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Publisher's Summary

Penguin presents the audiobook edition of Bullshit Jobs by David Graeber, read by Christopher Ragland. 

Back in 1930, the economist John Maynard Keynes prophesied that by the century's end, technology would see us all working 15-hour weeks. But instead, something curious happened. 

Today, average working hours have not decreased but increased. And now, across the developed world, three-quarters of all jobs are in services or admin, jobs that don't seem to add anything to society: bullshit jobs. 

In Bullshit Jobs, David Graeber explores how this phenomenon - one more associated with the 20th-century Soviet Union, but which capitalism was supposed to eliminate - has happened. In doing so, he looks at how we value work and how, rather than being productive, work has become an end in itself; the way such work maintains the current broken system of finance capital; and, finally, how we can get out of it.

©2018 David Graeber (P)2018 Penguin Books Ltd

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The "Bullshit" in the title is very descriptive

I almost never give up on an audiobooks but I am giving up on this one after less than an hour because it was just making me angry. The author presents this book based upon his qualifications as an anthropologist but it quickly becomes apparently that this is a political tract. What annoyed me were the extremely one sided arguments about the nature of a BS job and the use of over simplified examples to make his points.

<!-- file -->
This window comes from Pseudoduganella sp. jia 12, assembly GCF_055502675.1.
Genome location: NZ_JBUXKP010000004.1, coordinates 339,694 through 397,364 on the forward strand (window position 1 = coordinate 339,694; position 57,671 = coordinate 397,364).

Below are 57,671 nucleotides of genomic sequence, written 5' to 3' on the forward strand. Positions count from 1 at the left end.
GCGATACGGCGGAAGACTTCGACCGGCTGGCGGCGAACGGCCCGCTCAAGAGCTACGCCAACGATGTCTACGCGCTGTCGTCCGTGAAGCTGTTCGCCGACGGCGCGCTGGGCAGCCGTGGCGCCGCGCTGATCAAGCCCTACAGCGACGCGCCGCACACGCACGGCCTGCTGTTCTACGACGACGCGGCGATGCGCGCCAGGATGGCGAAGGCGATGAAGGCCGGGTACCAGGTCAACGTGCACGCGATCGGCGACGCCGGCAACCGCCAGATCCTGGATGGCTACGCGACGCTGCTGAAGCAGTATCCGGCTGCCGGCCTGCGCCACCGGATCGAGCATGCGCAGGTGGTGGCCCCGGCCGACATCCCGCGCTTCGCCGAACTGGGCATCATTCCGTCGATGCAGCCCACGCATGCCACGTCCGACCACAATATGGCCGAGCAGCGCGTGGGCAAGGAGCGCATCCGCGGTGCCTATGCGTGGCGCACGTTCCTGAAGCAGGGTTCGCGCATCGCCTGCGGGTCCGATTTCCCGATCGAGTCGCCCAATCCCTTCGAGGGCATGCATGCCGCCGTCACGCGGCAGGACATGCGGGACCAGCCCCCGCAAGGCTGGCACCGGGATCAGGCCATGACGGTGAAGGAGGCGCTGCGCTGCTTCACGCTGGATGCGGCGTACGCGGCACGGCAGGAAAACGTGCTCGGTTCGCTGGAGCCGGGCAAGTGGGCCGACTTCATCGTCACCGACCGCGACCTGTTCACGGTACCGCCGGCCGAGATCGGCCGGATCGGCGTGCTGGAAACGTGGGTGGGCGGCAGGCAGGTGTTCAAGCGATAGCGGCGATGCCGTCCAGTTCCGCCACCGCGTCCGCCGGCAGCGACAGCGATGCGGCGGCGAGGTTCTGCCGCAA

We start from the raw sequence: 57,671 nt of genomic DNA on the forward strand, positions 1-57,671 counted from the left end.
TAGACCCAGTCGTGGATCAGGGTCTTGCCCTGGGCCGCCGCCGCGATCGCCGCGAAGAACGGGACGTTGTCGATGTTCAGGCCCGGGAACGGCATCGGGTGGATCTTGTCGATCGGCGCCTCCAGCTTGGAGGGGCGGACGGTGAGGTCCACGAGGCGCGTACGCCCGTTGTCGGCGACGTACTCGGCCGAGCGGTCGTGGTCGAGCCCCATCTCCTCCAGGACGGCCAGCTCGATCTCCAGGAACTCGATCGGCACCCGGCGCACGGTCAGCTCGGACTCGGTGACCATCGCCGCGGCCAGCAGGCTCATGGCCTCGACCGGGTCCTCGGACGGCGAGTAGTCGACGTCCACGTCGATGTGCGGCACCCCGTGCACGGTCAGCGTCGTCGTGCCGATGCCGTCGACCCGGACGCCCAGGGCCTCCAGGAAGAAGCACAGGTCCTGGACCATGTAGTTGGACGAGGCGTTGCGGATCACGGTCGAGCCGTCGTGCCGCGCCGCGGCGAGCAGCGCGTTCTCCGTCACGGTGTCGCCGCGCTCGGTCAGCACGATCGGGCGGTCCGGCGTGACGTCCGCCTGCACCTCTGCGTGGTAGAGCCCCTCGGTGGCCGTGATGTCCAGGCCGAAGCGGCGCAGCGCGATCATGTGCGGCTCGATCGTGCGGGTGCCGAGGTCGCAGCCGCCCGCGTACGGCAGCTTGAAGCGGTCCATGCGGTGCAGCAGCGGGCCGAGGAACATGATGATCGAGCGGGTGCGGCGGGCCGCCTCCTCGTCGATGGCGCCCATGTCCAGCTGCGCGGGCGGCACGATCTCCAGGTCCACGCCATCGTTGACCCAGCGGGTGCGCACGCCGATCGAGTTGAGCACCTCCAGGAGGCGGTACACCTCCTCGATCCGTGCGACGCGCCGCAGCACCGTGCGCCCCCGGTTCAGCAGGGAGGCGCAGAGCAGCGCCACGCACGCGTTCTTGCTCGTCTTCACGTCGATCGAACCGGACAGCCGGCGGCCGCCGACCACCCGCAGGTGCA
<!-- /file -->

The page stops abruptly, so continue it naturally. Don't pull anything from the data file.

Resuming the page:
I was recommended this book by a colleague and was intregued because I think there generally are a lot of wasted jobs out there. I was expecting a balanced and well reasoned assessment but what I got instead was definitions such as teachers and nurses are required because if they weren't there society would notice but lawyers are a bullshit job because if they weren't there no one would be affected. I assume that there was a more deep and reasoned argument later in the book but I couldn't bring myself to continue.

Performance was fine - my only issue was with the content.

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    3 out of 5 stars

interesting, depressing, incomplete

The title is focused on jobs that have no meaningful output, wastes of time and destruction of the soul. So much is truly fascinating and depressing and also misses consistently that this is a perception of the individual, which is accepted as true (and in many cases probably is given the stories that back this up). But, this also opens up the question of jobs that just feel meaningless but are badly taught, and although these are discussed, as well as other angles, some angles just strike me as badly explored.

A strong focus, or recurring theme is that much money could be saved if things were done differently (again true), and more just understood what money is (which is either not discussed or ruled out of scope) leaving especially the concluding chapters hollow because new issues are introduced but not pursued.